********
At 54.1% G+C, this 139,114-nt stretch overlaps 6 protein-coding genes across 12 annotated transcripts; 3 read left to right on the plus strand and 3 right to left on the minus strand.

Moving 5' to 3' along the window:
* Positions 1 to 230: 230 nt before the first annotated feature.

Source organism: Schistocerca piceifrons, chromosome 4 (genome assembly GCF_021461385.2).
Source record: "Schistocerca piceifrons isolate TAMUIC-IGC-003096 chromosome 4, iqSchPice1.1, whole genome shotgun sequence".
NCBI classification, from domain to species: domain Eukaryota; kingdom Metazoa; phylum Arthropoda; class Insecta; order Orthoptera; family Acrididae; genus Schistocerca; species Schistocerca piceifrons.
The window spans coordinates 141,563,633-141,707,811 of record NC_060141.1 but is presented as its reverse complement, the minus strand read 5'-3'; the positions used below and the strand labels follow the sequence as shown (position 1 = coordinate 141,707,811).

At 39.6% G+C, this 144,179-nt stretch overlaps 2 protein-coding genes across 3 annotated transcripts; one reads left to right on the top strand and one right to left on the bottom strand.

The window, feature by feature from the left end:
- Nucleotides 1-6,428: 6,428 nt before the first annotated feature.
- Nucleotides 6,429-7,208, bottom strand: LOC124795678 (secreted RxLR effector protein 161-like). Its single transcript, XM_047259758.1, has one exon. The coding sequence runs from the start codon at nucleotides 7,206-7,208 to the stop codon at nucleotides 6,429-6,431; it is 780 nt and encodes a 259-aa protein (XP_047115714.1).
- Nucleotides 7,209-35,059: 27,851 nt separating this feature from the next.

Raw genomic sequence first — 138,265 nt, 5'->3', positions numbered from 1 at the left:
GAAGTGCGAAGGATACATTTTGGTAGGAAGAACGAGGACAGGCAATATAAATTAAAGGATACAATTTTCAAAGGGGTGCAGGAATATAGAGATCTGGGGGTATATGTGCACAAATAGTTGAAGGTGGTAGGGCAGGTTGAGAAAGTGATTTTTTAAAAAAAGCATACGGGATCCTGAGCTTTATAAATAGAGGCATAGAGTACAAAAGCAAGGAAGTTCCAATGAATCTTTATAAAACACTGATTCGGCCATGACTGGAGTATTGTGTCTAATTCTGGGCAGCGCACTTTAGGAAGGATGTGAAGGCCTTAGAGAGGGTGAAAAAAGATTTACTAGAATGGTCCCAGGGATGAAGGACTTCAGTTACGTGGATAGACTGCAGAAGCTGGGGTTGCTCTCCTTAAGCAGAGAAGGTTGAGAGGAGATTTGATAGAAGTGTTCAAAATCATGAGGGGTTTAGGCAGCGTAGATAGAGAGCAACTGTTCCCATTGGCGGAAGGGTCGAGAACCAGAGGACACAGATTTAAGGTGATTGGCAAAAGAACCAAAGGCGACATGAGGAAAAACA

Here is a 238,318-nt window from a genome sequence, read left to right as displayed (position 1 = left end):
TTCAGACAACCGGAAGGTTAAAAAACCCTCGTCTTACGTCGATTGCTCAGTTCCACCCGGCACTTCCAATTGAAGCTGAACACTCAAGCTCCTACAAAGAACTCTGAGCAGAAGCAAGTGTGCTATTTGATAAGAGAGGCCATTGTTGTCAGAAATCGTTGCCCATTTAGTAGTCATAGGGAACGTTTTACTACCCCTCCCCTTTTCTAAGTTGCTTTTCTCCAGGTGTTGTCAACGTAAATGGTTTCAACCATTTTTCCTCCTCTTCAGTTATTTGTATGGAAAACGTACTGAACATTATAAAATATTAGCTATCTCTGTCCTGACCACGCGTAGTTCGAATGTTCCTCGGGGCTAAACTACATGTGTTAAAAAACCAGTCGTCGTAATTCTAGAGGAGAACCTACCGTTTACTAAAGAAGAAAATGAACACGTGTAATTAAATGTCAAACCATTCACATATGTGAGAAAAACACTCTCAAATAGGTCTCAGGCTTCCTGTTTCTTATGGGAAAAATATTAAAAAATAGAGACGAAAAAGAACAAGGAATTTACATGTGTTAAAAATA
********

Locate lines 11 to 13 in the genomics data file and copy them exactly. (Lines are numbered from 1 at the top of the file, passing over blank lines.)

- Nucleotides 6,429-7,208, bottom strand: LOC124795678 (secreted RxLR effector protein 161-like). Its single transcript, XM_047259758.1, has one exon. The coding sequence runs from the start codon at nucleotides 7,206-7,208 to the stop codon at nucleotides 6,429-6,431; it is 780 nt and encodes a 259-aa protein (XP_047115714.1).
- Nucleotides 7,209-35,059: 27,851 nt separating this feature from the next.

Raw genomic sequence first — 138,265 nt, 5'->3', positions numbered from 1 at the left: